Communicate like a pro, so Boris doesn't know: hint, use directional antennas

by David A Moschella David A Moschella on April 3, 2019
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Recently I heard an unfamiliar term: spectrum camouflage, or maybe it was EM camouflage -- no matter, it's intriguing. There's growing awareness that for all our great military technology enabled by net-centric warfare, an unintended consequence is deep reliance on assured use of the electromagnetic spectrum. 

Our peers and foes recognize this and have invested heavily in electronic warfare against tactical communications, navigation and timing, civilian networks etc. The Russians demonstrate this fearful capability in hot-spots like Ukraine and Syria.    

Directional CTA

Reducing susceptibility to signals intelligence and electronic attack by the enemy, i.e. spectrum camouflage, is a worthy and difficult endeavor.  One aspect for consideration is electromagnetic signature management, that is, controlling emissions as a function of frequency of operation, transmit power levels and the shape of directional antenna radiation patterns.

Legacy tactical communications systems offer little in the way of signature management. SATCOM is much better owing to their necessarily directional antennas, but let's keep this discussion about mounted and dismounted tactical communications in VHF and UHF frequencies.

Antennas for tactical comms are mostly omnidirectional, sending signals in all azimuths equally with ample power for high signal-to-noise ratios. Adjusting power levels is easy, but reducing power to control unintended emission can too severely degrade necessary communications when using omni antennas. 

So let's take a look at altering radiation patterns by employing directional antennas in place of omnidirectional ones.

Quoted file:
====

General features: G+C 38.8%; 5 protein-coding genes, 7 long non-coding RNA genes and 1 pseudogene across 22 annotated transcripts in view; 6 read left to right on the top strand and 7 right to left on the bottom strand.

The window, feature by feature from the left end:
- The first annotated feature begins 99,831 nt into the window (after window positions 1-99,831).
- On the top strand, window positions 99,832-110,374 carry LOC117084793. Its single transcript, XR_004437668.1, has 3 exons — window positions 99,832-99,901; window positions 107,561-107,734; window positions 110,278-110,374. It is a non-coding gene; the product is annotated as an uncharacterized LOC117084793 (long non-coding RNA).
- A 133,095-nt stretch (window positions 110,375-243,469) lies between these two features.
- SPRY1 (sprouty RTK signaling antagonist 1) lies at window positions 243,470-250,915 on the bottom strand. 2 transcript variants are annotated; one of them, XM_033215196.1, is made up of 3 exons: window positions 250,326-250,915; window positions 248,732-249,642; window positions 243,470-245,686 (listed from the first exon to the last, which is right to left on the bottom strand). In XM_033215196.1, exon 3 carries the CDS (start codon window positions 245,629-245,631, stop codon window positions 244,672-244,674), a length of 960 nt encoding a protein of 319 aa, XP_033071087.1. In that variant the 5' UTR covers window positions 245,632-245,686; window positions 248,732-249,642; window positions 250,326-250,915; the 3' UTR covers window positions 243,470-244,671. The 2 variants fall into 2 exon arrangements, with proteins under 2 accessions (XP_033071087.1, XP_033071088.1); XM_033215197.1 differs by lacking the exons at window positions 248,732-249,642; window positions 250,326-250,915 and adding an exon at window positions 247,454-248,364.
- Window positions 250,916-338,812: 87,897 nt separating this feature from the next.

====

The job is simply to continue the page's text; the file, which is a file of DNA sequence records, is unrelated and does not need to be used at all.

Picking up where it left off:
LPDA-A0097 at jump circle.pngThis lightweight, portable wire-element log periodic dipole antenna, LPDA-A0097 has a 30-500 MHz frequency range with directional gain up to 6 dBi, and front-to-back ratio from a few to 25 deciBels (dB).

Setting up the antenna takes only a minute; it is simply a matter of unfolding the arms and bowtie then deploying the 'stinger' at the back, which tensions the log-periodic dipole array antenna (LPDA) wire element catenaries.

The LPDA-A0097 is a 11.6 x 6.2 x 1.4 foot antenna when deployed, and weighs only 25 pounds.  It is easy to attach a mast to raise it above the ground and includes a rotating bracket to change polarization without lowering the mast. 

Compared to a wideband V/UHF whip antenna on a vehicle, for most frequencies, this LPDA antenna would deliver at least ten times more power in the favored direction. 

The diagram below illustrates the differences of omnidirectional and directional antenna azimuthal power patterns at the horizon (zero degrees elevation).

Directional versus Omnidirectional Radiation Patterns

You can clearly see the benefit of directional antennas in tactical situations, assuming your friends and foes are in generally opposite directions. Notice in the illustration how an LPDA covers a wide arc with power levels at or above a dipole (0 dBi), from north to south, and as much as 3 dB more to the west. While in the eastern direction, radiated power is significantly diminished, from several to tens of dB (remember -20dB equals 0.01, or 1/100).  

For Boris in the East, he'll be much less able to hear and locate an emitter with a directional antenna as above.  Signature management in action.

This is cool, but what if you want to have a directional vertically polarized antenna covering the same V/UHF frequency on a vehicle?  The 12 foot tall LPDA-A0097 is probably too tall.   

But there's another directional antenna that may work: a log periodic monopole array, which is half as high.   Notionally, such an antenna on the USMC Assault Amphibious Vehicle (AAV) could look something like this:

AAV with LPMA top and side view

Its radiation pattern would be advantageous to its assault mission, outputting less power in the direction of attack,  directing communications towards the rear command and control elements while covering local tactical team members:

AAV with LPMA radiation pattern

 

 

Although the directionality of the radiation pattern is fixed to the vehicle, the AAV has tracks, so it can easily reorient itself should the need arise to point its rear-end to the desired bearing.  After all, YAT-YAS applies.

For all the great electromagnetic signature management an LPMA would give to an AAV, the best reason to equip this bad-ass machine with one is what results:

AAV LPMA Mohawk

I think this could give the First Wave an edge, and piss off Boris, don't you think? 

LET'S TALK

 

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